Pruritis ani is a common medical problem affecting both men and women. This information was composed to help patients understand pruritis ani, its symptoms, evaluation, and treatment options. This information may also be helpful to individuals or caregivers of patients who are suffering from pruritis ani.
Pruritis ani most commonly affects adults, affecting from 1% to 5% of people in the general population. Men are more commonly affected than women with a 4:1 ratio. The condition is most common in people age 40s to 60s. There are many causes of pruritis ani, and an accurate diagnosis is important in order to treat the specific cause. Medical management of pruritis ani often provides patients with relief of their symptoms and improves their quality of life.
Pruritis ani is a Latin term meaning “itchy anus” and is defined as an unpleasant sensation of the skin around the anus (i.e., rectal opening) that produces the desire to scratch. Pruritis ani is classified as primary or secondary. The primary form is the classic syndrome which may not have an identifiable cause (referred to as “idiopathic”) and the secondary form has an identifiable, and often specifically treatable, cause.
Minimal stimulation of the skin may cause itching. The subsequent scratching may cause injury to the skin which produces a larger area of irritated skin. Continued scratching causes the need to scratch more, making the problem worse.
This symptom of pruritis or itching is common to many anorectal conditions. One must consider hemorrhoids, excessive skin tags, fecal soilage or incontinence, anal fistulae (abnormal passageways between the bowel and an organ or skin surface), anal fissures (painful clefts or grooves) and anal warts as possible causative agents. It is not always understood what causes the long-standing history of primary pruritis ani. It is believed that an irritating secretion from the anal canal may cause the itching. The local nerve fibers in the skin may become chronically active with repetitive trauma or scratching for prolonged periods of time. There can also be itching related to disorders of nerve pathways or itching related to a central nervous system stimulus such as medications. Occasionally, itching may also be psychogenic (symptoms arise from the mind, as opposed to another organ).
Other potential causes of irritation include moisture from sweat, stool and mucus. Studies have shown that the relief of symptoms can occur promptly after the stool has been cleansed from the perianal area, indicating that stool is likely an irritant causing of itching. In addition to difficult or inadequate hygiene, overzealous or aggressive hygiene with the use of many irritating soaps, scents, and lotions may cause pruritis ani, resulting in this condition occasionally being referred to as “polished anus syndrome.” Overzealous cleaning, in addition to the use of topical steroids, can destroy natural skin barriers and cause trauma to the anal skin, making the problem worse. In a way, trying to keep it “too clean” may worsen the problem.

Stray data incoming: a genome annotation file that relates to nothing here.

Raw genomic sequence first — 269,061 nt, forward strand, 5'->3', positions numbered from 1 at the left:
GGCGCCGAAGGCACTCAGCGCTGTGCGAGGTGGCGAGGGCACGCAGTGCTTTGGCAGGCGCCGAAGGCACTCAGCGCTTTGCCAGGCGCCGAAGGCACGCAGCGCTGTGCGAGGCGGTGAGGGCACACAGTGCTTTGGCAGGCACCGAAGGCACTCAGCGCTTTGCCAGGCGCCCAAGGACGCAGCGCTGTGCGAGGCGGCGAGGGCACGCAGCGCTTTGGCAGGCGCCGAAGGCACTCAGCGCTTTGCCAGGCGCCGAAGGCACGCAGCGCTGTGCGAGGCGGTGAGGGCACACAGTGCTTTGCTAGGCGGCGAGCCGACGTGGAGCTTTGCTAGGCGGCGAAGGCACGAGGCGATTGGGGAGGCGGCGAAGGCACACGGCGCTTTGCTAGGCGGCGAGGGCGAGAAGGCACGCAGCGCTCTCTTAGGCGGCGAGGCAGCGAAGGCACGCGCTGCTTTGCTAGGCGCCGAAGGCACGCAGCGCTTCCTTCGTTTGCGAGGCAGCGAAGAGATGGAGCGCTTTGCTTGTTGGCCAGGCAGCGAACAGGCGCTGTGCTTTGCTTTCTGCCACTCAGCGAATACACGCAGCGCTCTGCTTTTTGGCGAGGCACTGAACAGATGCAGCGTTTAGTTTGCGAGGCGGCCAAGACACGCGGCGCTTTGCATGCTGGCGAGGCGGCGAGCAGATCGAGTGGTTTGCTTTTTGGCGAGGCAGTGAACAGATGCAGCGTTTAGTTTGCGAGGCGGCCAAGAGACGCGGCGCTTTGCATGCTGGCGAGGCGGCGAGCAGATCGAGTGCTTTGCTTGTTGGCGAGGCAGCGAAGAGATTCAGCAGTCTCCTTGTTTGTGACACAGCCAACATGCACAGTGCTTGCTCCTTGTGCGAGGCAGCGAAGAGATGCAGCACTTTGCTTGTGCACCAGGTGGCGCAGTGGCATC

Dietary factors may also play a role with pruritis ani, although there are not definitive studies implicating particular food items or diets. Coffee, either caffeinated or decaffeinated, is thought to be a major contributing factor. Coffee consumption may lower the anal resting pressure (normal strength of muscle contraction at rest) and contribute to anal leakage of stool. Other dietary agents which are possible causes of pruritis ani include tea, cola, energy drinks, chocolate, citrus fruits, tomatoes, spicy foods, beer, dairy products and nuts.
Infectious processes may also result in pruritis ani. Examples include bacterial skin infections, fungal infection (although a common fungus, Candida albicans, appears to be a normal inhabitant of the perianal skin), parasitic infections with pinworms or scabies, and viral infections with anal warts.
Numerous skin conditions also cause secondary pruritis ani. Conditions that are potential causes of pruritus ani include psoriasis, seborrheic dermatitis, atopic dermatitis, contact dermatitis, lichen planus, lichen simplex, and lichen sclerosis. Local cancers such as Bowen’s disease or extra mammary Paget’s disease are also potential causes of pruritis ani.
Medical diseases that affect the entire body may also cause pruritis ani. The examples include diabetes mellitus, leukemia and lymphoma, kidney failure, liver diseases (obstructive jaundice), iron deficiency anemia, or hyperthyroidism.
While this is a wide variety of potential causes, it is important to understand that in many cases the itching has no identifiable source.